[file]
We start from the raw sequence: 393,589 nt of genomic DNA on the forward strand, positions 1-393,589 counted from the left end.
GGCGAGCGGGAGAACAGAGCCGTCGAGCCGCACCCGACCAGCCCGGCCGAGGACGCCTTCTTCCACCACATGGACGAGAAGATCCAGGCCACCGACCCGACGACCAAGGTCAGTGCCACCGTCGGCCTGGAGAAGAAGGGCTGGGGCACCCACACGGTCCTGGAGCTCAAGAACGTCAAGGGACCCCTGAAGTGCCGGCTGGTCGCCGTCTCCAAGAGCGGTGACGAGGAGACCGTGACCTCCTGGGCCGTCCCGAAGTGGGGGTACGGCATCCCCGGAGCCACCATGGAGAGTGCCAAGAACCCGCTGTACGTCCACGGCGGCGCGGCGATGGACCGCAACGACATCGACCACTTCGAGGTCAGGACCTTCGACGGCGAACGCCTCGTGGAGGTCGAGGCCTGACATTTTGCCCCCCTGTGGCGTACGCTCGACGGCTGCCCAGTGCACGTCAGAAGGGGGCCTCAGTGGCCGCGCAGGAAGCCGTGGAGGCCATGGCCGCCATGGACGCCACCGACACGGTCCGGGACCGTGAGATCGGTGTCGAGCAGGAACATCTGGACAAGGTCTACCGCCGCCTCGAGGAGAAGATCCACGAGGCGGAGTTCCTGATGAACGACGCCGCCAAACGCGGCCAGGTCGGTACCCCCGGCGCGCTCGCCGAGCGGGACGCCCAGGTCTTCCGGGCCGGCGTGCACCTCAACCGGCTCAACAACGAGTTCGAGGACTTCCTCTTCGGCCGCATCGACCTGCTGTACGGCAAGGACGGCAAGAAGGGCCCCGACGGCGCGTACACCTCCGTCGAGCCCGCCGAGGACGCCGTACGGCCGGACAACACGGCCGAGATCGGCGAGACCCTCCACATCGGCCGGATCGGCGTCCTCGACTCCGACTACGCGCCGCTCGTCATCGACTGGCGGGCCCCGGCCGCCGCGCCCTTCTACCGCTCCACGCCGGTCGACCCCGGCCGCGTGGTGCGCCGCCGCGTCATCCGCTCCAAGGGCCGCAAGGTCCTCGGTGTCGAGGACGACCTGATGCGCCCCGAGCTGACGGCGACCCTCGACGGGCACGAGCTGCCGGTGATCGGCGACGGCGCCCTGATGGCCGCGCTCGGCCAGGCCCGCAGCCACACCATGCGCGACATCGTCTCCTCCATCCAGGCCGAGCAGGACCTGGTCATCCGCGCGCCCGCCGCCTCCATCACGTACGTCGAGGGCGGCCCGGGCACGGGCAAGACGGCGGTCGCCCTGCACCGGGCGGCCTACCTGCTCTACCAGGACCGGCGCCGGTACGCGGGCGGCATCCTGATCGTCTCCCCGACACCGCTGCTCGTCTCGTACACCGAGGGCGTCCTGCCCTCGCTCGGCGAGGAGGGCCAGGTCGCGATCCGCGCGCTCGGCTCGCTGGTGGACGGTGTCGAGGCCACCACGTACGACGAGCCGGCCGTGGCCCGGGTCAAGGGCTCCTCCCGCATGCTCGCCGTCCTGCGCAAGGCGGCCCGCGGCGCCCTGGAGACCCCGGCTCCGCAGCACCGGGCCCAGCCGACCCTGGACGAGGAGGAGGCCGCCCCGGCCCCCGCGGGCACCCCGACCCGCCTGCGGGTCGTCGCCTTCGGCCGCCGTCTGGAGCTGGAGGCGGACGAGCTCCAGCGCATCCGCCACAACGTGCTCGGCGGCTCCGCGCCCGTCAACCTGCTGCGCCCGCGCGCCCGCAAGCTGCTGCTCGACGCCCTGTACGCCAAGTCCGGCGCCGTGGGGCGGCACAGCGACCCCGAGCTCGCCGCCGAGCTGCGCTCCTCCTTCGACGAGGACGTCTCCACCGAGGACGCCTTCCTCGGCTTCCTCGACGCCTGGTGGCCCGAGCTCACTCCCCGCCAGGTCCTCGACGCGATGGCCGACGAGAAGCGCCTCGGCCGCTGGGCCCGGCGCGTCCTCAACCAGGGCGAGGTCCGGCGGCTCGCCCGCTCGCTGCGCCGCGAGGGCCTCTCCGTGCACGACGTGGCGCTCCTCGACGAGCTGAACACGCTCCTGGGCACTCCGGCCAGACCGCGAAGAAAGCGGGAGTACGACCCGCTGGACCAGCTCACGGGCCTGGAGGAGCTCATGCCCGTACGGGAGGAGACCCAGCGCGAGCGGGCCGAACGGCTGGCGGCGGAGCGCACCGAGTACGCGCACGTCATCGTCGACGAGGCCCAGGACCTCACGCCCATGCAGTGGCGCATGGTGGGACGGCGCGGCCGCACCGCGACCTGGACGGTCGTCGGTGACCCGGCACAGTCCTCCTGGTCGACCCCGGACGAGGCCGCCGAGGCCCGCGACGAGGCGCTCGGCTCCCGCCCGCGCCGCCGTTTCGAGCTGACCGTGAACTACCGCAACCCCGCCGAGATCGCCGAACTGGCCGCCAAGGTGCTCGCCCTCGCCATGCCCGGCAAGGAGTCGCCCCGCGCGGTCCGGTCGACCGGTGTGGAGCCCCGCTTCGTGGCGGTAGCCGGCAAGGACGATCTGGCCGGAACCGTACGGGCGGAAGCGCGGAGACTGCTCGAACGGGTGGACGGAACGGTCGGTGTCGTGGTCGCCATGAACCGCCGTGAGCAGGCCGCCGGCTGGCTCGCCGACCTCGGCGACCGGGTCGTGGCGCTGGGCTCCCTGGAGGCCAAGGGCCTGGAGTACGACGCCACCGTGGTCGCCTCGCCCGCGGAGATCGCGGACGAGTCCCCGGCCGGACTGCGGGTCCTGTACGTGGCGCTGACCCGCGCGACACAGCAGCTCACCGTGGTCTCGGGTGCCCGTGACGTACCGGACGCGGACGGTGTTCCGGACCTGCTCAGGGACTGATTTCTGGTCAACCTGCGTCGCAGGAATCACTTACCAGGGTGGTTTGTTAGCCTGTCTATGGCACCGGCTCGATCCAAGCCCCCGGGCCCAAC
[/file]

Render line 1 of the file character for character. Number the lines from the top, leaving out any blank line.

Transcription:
We start from the raw sequence: 393,589 nt of genomic DNA on the forward strand, positions 1-393,589 counted from the left end.